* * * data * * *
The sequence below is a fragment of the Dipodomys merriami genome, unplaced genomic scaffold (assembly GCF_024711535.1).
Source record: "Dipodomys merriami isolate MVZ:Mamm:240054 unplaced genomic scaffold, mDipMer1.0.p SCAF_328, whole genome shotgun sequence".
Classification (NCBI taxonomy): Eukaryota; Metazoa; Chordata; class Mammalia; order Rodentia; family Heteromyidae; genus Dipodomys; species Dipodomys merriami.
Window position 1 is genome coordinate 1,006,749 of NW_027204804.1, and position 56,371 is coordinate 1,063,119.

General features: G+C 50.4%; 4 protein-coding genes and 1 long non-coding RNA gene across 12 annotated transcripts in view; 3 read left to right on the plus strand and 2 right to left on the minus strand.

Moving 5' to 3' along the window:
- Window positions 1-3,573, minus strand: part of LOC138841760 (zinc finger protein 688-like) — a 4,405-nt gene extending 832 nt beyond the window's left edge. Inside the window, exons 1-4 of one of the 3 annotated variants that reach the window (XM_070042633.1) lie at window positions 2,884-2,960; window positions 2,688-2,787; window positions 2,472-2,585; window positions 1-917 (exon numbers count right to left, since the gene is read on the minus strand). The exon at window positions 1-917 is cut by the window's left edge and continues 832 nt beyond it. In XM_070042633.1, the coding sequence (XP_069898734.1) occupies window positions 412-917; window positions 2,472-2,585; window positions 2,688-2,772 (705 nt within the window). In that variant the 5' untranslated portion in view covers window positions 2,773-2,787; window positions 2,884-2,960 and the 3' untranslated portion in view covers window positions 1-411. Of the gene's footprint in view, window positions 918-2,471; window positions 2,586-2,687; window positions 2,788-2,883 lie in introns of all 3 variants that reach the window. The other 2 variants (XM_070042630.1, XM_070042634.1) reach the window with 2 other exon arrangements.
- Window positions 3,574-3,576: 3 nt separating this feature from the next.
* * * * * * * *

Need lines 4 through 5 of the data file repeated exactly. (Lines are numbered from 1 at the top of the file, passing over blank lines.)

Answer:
Window position 1 is genome coordinate 1,006,749 of NW_027204804.1, and position 56,371 is coordinate 1,063,119.

General features: G+C 50.4%; 4 protein-coding genes and 1 long non-coding RNA gene across 12 annotated transcripts in view; 3 read left to right on the plus strand and 2 right to left on the minus strand.